10:18 pm
17 Apr 2024

Seeds Advance To Second Round At Grand Central Terminal

12 Jan 2008

Even though there were no upsets in the concluding matches of the first round of play in the Bear Stearns Tournament of Champions, it was a significant day for several players in the PSA Super Series squash championship renowned for its legacy of illustrious titleholders and its venue in historic Grand Central Terminal in New York.

Squash fans were especially thrilled to find a dramatic photo of the glittering glass court under the chandeliers in Grand Central on the front page of the Metro Section of the vaunted New York Times newspaper. And the busiest man at the tournament may have been top seed Ramy Ashour. With a day off after winning his first round match, the energetic and charismatic 20-year-old Egyptian was onsite for all of the afternoon session, coaching fellow players and doing TV commentary.

Unseeded Yasser El Halaby had a sizeable cheering section as he took on Brazil's Rafael F Alarcon in the day's first match. A graduate of Princeton University, where he won four national intercollegiate titles, and an assistant pro at the Harvard Club, El Halaby had supporters from both institutions in the stands. His fans roared with delight when he evened the match at one-all after taking the second game 11-5. But even with his countryman, world No2 Ramy Ashour, coaching him, El Halaby succumbed to the South American 11-8, 5-11, 11-8, 11-5.

Next on court was 19-year-old Khawaja Adil Maqbool, making his Tournament of Champions debut against 11th seed Mohd Azlan Iskandar of Malaysia. Iskandar wasted no time in his advance to the second round as he defeated Adil Maqbool in three games. Despite the loss, the Dubai-based youngster was thrilled nonetheless. "I stepped on court and I thought about the great players who have won this tournament. It was beautiful to be out on that court."

Hungary's Mark Krajcsak also made his Tournament of Champions debut. It looked for awhile as though it might have been a winning one as he took a 2/0 lead in games and was up 7-4 in the fourth against thirteenth seed Jonathon Kemp. But the Englishman got his game on track just in time to secure an 8-11, 8-11, 11-5, 11-9, 11-3 victory.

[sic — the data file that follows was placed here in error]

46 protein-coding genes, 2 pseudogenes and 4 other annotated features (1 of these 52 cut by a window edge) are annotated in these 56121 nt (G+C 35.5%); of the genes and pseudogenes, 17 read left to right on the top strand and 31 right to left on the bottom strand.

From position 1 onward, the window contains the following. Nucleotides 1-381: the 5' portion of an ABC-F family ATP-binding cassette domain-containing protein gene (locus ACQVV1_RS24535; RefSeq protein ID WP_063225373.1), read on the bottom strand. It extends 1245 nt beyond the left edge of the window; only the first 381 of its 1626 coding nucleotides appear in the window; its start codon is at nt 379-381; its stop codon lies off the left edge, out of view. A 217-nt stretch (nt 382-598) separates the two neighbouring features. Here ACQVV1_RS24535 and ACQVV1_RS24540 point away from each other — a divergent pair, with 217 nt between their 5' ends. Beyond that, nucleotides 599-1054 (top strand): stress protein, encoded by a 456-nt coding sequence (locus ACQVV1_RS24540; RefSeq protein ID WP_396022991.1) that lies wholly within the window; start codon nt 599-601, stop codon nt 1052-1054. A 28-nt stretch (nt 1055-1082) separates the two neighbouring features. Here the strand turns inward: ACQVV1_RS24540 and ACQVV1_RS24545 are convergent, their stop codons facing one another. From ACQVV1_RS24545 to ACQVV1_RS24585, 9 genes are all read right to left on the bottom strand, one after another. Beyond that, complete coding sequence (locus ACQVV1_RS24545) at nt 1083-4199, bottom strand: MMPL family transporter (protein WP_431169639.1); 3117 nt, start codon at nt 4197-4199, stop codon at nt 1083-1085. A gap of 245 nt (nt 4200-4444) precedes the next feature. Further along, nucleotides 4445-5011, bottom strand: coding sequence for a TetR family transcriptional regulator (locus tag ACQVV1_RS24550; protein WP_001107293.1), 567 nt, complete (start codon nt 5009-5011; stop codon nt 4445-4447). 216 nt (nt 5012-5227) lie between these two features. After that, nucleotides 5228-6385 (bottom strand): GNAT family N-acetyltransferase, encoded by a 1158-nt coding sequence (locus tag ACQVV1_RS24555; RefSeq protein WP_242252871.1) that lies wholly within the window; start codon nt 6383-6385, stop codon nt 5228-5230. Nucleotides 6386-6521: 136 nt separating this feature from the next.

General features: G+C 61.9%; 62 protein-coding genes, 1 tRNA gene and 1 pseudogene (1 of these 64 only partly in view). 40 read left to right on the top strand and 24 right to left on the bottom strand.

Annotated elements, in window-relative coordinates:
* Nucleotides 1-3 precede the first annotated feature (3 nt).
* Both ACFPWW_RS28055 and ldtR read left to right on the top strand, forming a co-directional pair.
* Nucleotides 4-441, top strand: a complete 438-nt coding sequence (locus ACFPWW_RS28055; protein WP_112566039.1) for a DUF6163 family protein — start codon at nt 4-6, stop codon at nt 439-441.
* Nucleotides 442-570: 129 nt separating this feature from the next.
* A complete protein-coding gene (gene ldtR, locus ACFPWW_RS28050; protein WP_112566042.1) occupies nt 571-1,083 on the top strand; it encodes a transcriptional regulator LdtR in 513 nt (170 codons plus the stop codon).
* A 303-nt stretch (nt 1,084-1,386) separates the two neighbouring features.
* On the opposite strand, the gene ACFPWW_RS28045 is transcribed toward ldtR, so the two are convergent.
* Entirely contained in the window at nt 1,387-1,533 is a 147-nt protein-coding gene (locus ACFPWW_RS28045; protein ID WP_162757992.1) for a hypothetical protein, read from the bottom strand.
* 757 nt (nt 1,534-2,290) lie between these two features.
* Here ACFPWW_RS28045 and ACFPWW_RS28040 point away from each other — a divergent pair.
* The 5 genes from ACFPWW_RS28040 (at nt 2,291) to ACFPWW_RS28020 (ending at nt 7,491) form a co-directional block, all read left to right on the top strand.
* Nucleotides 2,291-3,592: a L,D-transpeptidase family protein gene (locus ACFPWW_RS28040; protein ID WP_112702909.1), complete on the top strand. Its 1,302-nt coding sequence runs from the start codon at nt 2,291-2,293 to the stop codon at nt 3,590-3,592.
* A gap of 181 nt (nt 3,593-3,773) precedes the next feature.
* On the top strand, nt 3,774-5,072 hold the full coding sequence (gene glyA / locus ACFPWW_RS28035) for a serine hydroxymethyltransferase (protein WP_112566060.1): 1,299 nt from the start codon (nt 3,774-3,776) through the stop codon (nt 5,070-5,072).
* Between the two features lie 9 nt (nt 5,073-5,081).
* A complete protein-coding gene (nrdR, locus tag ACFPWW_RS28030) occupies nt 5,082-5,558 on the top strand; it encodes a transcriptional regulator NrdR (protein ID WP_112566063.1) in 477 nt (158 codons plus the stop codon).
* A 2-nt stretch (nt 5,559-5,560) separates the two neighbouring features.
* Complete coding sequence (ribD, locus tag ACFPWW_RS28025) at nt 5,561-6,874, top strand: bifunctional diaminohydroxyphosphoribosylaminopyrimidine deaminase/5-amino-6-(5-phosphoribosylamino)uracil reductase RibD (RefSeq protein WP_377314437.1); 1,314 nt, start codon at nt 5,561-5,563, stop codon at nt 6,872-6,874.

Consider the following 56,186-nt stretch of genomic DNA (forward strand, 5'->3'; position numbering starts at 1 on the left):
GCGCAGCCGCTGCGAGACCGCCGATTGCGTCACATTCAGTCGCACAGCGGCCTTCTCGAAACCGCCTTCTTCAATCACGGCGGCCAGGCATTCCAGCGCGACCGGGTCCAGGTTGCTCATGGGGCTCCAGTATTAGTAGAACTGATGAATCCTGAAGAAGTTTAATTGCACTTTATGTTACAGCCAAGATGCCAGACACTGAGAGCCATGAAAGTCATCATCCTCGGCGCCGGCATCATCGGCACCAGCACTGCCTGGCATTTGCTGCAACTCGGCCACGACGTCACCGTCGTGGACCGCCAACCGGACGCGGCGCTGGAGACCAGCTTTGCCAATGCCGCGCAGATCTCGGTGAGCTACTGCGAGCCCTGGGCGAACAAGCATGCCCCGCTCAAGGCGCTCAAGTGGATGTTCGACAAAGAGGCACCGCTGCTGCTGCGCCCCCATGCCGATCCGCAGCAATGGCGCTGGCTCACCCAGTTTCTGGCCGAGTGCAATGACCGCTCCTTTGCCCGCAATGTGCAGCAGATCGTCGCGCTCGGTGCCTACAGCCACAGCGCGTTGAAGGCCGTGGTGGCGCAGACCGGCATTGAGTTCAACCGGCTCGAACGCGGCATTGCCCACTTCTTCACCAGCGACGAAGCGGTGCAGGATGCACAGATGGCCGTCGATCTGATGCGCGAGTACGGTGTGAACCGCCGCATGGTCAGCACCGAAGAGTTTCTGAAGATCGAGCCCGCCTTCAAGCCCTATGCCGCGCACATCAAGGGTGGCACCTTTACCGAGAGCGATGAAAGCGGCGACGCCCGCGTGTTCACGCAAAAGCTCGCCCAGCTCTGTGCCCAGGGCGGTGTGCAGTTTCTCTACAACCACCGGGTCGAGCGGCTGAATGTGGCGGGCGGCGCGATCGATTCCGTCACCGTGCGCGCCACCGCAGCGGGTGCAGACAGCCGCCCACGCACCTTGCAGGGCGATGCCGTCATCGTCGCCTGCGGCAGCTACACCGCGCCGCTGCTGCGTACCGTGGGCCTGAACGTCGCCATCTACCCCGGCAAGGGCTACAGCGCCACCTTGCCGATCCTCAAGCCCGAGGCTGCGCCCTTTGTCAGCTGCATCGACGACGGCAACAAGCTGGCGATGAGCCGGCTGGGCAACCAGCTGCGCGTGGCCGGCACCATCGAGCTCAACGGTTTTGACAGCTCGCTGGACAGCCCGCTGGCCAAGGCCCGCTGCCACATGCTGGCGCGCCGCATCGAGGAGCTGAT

"I just lost focus in the fourth game," Krajcsak said. "And the points slipped away so quickly." He received a different analysis from none other than Ramy Ashour, who had watched the match and was happy to share his insights. "Kemp started attacking more in the fourth game, and you didn't respond," commented the young Egyptian who is so clearly passionate about the sport. "But don't worry. You'll do better next time."

In the final match of the day session, twelfth seed Hisham Ashour - Ramy's older brother - had his hands full with Tarek Momen, a fellow Egyptian who was also making his first Tournament of Champions appearance. The confident 19-year-old came out shooting. "His shots were like a knife through butter," said Ashour senior. "He'd hit a drop shot and it would nick; he'd hit a deep rail and it would nick." After trading games, Ashour stepped up with authority to win the deciding game 11-4.

The evening session marked the return of two players who had missed last year's championship, Australia's Stewart Boswell and France's Gregory Gaultier. Boswell, who defeated Egypt's Amr Mansi in four games, acknowledged the Tournament of Champions appeal to the players. "I really missed not being able to play here last year," said Boswell. "And now that I am back, this is the one tournament that I will never miss for the rest of my career. The atmosphere is unlike any other. Even for the first round of play, the stands are full and the fans really show how much they appreciate what we do on court."

Second seed Gaultier, who dismissed Canada's Shawn Delierre 3/0, was similarly pleased to be back on court in Grand Central. "This one of the best venues," said the reigning British Open champion. "I like the crowds and I like how busy it is. It's spectacular."

Fifth-seed James Willstrop, a Tournament of Champions fan favourite, treated the crowd to a display of elegant squash as he despatched Ireland's John Rooney with an ease that the Englishman confessed was surprising. "I have been having trouble in my first round matches recently, so I was expecting that his one would be similar," Willstrop said. "But I ended up feeling quite fluent out on the court tonight."

India's Ritwik Bhattacharya was the last of the tournament's new faces on court. He faced seventh seed John White, who made very short work of the evening's final match, winning 3/0 in 24 minutes. It was a particularly impressive performance considering that White is doing double duty as the squash coach at Franklin & Marshall College while still playing the PSA Tour. Despite losing, Bhattacharya was undaunted. "I will be back next year and I will be better," he declared.

1st round (bottom half of draw):
[16] Rafael F Alarcon (BRA) bt Yasser El Halaby (EGY) 11-8, 5-11, 11-8, 11-5 (43m)
[8] Stewart Boswell (AUS) bt [Q] Amr Mansi (EGY) 11-4, 9-11, 11-6, 11-4 (43m)
[10] Mohd Azlan Iskandar (MAS) bt [Q] Khawaja Adil Maqbool (PAK) 11-6, 11-5, 11-1 (27m)
[4] James Willstrop (ENG) bt [Q] John Rooney (IRL) 11-4, 11-2, 11-7 (30m)
[12] Jonathan Kemp (ENG) bt Mark Krajcsak (HUN) 8-11, 8-11, 11-5, 11-9, 11-3 (54m)
[6] John White (SCO) bt [Q] Ritwik Bhattacharya (IND) 11-4, 11-3, 11-8 (24m)
[11] Hisham Mohd Ashour (EGY) bt Tarek Momen (EGY) 5-11, 11-5, 11-10 (5-3), 9-11, 11-4 (46m)
[2] Gregory Gaultier (FRA) bt Shawn Delierre (CAN) 11-9, 11-8, 11-7 (40m)